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Quota can’t be on religious basis: SC
R Sedhuraman
Legal Correspondent

New Delhi, June 13
The Supreme Court today refused to provide any relief to the government on the controversial 4.5 per cent sub-quota for minorities even as the Centre clarified that the reservation would be restricted to students belonging to the most backward classes among the Sikhs, Christians and the Muslims.

In a last-ditch effort, the government pleaded with the SC to at least allow the Indian Institutes of Technology (IITs) to provisionally implement the reservation provision for the 2012-13 academic year as the counselling started today.

However, a Bench comprising Justices KS Radhakrishnan and JS Khehar refused to stay, partially or otherwise, the May 28, 2012, Andhra Pradesh High Court verdict striking down the December 22, 2011, executive order offering the sub-quota, carved out from the 27 per cent reservation for OBCs in educational institutions.

Nevertheless, the Bench issued notice to the petitioners, R Krishnaiah and others, who had successfully challenged the government order in the HC, seeking their response to the appeal by the government.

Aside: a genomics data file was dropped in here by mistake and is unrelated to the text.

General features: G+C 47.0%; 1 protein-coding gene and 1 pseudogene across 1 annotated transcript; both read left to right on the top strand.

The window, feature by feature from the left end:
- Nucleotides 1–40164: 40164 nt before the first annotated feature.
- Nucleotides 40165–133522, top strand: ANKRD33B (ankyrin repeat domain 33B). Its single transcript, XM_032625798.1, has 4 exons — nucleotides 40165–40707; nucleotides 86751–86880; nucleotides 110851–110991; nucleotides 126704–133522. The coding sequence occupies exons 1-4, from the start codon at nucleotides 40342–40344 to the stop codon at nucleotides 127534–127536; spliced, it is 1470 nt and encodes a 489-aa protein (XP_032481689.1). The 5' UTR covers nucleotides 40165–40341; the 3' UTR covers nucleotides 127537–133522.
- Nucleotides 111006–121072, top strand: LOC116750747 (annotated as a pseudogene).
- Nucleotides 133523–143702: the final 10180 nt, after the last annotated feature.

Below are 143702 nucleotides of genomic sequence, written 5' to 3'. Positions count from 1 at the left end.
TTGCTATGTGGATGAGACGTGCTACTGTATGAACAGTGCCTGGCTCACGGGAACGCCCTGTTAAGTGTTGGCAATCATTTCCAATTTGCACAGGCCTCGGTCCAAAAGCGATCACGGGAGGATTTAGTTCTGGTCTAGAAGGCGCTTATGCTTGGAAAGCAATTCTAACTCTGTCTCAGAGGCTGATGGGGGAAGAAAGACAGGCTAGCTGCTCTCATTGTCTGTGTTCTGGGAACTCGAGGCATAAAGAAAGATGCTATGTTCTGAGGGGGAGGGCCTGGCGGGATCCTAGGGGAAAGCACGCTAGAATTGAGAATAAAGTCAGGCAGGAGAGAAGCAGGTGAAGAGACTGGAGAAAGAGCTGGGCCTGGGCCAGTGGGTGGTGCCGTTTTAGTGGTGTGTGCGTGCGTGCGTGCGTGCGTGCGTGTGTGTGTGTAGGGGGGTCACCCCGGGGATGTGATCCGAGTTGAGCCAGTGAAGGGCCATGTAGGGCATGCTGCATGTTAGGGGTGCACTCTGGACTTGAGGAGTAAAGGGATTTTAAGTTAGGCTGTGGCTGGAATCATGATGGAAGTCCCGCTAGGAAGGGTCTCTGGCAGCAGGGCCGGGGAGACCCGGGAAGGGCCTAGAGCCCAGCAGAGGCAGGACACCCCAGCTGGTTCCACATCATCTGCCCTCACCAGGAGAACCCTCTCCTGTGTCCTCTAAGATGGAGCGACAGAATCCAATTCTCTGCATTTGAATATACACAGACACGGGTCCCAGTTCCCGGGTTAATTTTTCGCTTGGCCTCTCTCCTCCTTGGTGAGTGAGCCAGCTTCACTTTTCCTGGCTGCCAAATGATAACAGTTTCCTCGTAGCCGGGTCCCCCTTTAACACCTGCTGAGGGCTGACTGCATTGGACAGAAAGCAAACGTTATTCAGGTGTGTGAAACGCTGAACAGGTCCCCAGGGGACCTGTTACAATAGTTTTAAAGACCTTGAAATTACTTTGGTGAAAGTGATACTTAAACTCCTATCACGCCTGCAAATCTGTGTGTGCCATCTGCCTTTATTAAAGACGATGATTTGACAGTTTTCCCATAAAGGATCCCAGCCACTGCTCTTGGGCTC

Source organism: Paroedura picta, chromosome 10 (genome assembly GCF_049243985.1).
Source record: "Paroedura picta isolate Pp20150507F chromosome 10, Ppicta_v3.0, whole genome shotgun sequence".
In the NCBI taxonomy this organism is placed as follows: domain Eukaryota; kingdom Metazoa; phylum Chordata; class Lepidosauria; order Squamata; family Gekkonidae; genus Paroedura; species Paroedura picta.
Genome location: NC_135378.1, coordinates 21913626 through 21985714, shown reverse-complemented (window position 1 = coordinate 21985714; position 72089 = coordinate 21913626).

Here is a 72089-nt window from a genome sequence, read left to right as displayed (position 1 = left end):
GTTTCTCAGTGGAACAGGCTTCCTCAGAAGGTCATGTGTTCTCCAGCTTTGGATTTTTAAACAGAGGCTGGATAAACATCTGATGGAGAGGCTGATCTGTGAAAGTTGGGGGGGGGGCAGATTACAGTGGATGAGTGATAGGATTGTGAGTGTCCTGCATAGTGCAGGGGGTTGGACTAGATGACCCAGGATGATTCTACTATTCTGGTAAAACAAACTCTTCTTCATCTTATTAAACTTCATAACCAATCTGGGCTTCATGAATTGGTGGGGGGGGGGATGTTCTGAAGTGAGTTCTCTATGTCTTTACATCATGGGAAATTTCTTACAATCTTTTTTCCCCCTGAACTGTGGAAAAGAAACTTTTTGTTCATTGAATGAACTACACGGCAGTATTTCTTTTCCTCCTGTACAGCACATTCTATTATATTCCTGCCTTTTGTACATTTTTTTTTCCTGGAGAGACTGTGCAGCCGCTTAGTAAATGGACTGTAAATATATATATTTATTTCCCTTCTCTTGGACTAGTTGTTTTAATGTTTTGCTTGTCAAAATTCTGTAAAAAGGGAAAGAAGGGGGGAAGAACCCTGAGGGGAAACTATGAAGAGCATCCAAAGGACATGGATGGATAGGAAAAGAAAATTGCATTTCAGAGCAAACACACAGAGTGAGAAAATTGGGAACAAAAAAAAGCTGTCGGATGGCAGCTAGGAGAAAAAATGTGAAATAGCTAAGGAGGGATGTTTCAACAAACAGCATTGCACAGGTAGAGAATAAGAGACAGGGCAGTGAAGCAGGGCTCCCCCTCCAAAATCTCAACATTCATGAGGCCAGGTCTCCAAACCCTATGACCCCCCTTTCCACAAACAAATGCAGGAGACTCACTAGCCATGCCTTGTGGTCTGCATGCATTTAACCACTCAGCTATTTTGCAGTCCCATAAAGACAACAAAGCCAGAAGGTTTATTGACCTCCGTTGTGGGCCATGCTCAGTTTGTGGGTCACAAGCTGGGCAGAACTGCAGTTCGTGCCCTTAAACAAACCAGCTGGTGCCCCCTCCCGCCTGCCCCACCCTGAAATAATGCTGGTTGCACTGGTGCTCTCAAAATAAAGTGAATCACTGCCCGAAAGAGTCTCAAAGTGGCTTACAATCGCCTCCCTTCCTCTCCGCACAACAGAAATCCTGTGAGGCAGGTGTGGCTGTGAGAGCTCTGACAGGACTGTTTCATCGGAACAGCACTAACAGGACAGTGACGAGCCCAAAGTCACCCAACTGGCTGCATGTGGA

“Can you make the classification on the basis of religion” for offering the 4.5 per cent sub-quota, the Bench asked Additional Solicitor General (ASG) Gourab Banerji who argued for an hour, seeking to justify the government order.

The ASG said the sub-quota was not meant for all minority communities. It was essentially for the “lowest band among the Muslims and some sections of Christians and Sikhs”. All these sections were already on the Centre’s OBC list, endorsed by the SC. As the OBC list contained 2,343 classes and categories, the most backward among them were unable to compete with others and benefit from the reservation, the ASG said.

The Bench wanted to know as to how the government arrived at 4.5 per cent.

The ASG said the Mandal Commission had in fact suggested 10 per cent sub-quota and similar views had been expressed by the National Commission for Religious and Linguistic Minorities (NCRLM) and the Rajinder Sachar Committee that had gone into the social, economic and educational status of Muslims across the country.

The ASG clarified that for availing themselves of the sub-quota benefit, the student should be from any of the socially and educationally backward classes, besides belonging to any of the three minority communities.

The immediate impact

Following the SC order, the students ranked separately under the special sub-quota in over 70 Central educational institutions will be at a disadvantage this year. In the IITs alone, 325 minority students will be unable to get courses of their choice as they will now have to compete alongside the larger pool of selected OBC students.





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